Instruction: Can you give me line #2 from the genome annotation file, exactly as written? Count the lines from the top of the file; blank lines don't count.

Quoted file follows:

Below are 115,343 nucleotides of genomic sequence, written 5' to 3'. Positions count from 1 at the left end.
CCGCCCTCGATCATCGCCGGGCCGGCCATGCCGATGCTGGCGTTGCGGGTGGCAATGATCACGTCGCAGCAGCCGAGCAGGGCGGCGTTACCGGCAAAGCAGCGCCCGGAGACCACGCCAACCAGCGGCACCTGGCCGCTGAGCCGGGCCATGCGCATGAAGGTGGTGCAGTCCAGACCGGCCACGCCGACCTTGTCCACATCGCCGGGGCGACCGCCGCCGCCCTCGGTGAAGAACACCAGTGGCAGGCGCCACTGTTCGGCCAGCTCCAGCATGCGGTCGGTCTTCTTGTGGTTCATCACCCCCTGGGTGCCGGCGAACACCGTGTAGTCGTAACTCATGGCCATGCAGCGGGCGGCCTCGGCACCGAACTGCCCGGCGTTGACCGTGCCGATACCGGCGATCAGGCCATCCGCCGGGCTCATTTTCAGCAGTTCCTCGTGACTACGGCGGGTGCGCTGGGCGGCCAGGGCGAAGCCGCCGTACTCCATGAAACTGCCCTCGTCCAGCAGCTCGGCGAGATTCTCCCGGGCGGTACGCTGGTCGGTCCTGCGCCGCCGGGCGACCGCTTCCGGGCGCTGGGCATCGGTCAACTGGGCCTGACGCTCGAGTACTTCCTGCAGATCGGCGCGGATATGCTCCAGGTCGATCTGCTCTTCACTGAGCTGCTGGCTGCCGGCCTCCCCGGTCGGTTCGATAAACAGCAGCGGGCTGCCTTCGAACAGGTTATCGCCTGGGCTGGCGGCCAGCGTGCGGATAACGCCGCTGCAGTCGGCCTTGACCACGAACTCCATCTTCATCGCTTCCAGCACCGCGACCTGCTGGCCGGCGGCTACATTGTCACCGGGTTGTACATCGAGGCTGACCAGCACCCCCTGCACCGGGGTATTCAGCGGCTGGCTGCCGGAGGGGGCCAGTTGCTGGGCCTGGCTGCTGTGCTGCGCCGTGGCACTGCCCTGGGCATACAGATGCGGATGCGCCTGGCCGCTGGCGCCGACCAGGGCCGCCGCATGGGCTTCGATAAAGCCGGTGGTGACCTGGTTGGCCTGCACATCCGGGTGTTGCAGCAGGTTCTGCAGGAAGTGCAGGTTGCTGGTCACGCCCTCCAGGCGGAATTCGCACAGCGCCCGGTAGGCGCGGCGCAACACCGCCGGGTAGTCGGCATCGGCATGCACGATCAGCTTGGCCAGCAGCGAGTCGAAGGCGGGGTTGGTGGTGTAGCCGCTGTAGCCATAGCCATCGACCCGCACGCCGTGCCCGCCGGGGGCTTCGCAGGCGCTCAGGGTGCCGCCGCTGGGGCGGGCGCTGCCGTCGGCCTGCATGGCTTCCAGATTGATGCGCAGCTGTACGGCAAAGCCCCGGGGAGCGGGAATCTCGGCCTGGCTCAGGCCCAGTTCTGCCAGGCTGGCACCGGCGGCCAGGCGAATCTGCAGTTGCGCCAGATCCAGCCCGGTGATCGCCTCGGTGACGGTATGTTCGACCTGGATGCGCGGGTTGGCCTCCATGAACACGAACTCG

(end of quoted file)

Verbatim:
CCGCCCTCGATCATCGCCGGGCCGGCCATGCCGATGCTGGCGTTGCGGGTGGCAATGATCACGTCGCAGCAGCCGAGCAGGGCGGCGTTACCGGCAAAGCAGCGCCCGGAGACCACGCCAACCAGCGGCACCTGGCCGCTGAGCCGGGCCATGCGCATGAAGGTGGTGCAGTCCAGACCGGCCACGCCGACCTTGTCCACATCGCCGGGGCGACCGCCGCCGCCCTCGGTGAAGAACACCAGTGGCAGGCGCCACTGTTCGGCCAGCTCCAGCATGCGGTCGGTCTTCTTGTGGTTCATCACCCCCTGGGTGCCGGCGAACACCGTGTAGTCGTAACTCATGGCCATGCAGCGGGCGGCCTCGGCACCGAACTGCCCGGCGTTGACCGTGCCGATACCGGCGATCAGGCCATCCGCCGGGCTCATTTTCAGCAGTTCCTCGTGACTACGGCGGGTGCGCTGGGCGGCCAGGGCGAAGCCGCCGTACTCCATGAAACTGCCCTCGTCCAGCAGCTCGGCGAGATTCTCCCGGGCGGTACGCTGGTCGGTCCTGCGCCGCCGGGCGACCGCTTCCGGGCGCTGGGCATCGGTCAACTGGGCCTGACGCTCGAGTACTTCCTGCAGATCGGCGCGGATATGCTCCAGGTCGATCTGCTCTTCACTGAGCTGCTGGCTGCCGGCCTCCCCGGTCGGTTCGATAAACAGCAGCGGGCTGCCTTCGAACAGGTTATCGCCTGGGCTGGCGGCCAGCGTGCGGATAACGCCGCTGCAGTCGGCCTTGACCACGAACTCCATCTTCATCGCTTCCAGCACCGCGACCTGCTGGCCGGCGGCTACATTGTCACCGGGTTGTACATCGAGGCTGACCAGCACCCCCTGCACCGGGGTATTCAGCGGCTGGCTGCCGGAGGGGGCCAGTTGCTGGGCCTGGCTGCTGTGCTGCGCCGTGGCACTGCCCTGGGCATACAGATGCGGATGCGCCTGGCCGCTGGCGCCGACCAGGGCCGCCGCATGGGCTTCGATAAAGCCGGTGGTGACCTGGTTGGCCTGCACATCCGGGTGTTGCAGCAGGTTCTGCAGGAAGTGCAGGTTGCTGGTCACGCCCTCCAGGCGGAATTCGCACAGCGCCCGGTAGGCGCGGCGCAACACCGCCGGGTAGTCGGCATCGGCATGCACGATCAGCTTGGCCAGCAGCGAGTCGAAGGCGGGGTTGGTGGTGTAGCCGCTGTAGCCATAGCCATCGACCCGCACGCCGTGCCCGCCGGGGGCTTCGCAGGCGCTCAGGGTGCCGCCGCTGGGGCGGGCGCTGCCGTCGGCCTGCATGGCTTCCAGATTGATGCGCAGCTGTACGGCAAAGCCCCGGGGAGCGGGAATCTCGGCCTGGCTCAGGCCCAGTTCTGCCAGGCTGGCACCGGCGGCCAGGCGAATCTGCAGTTGCGCCAGATCCAGCCCGGTGATCGCCTCGGTGACGGTATGTTCGACCTGGATGCGCGGGTTGGCCTCCATGAACACGAACTCG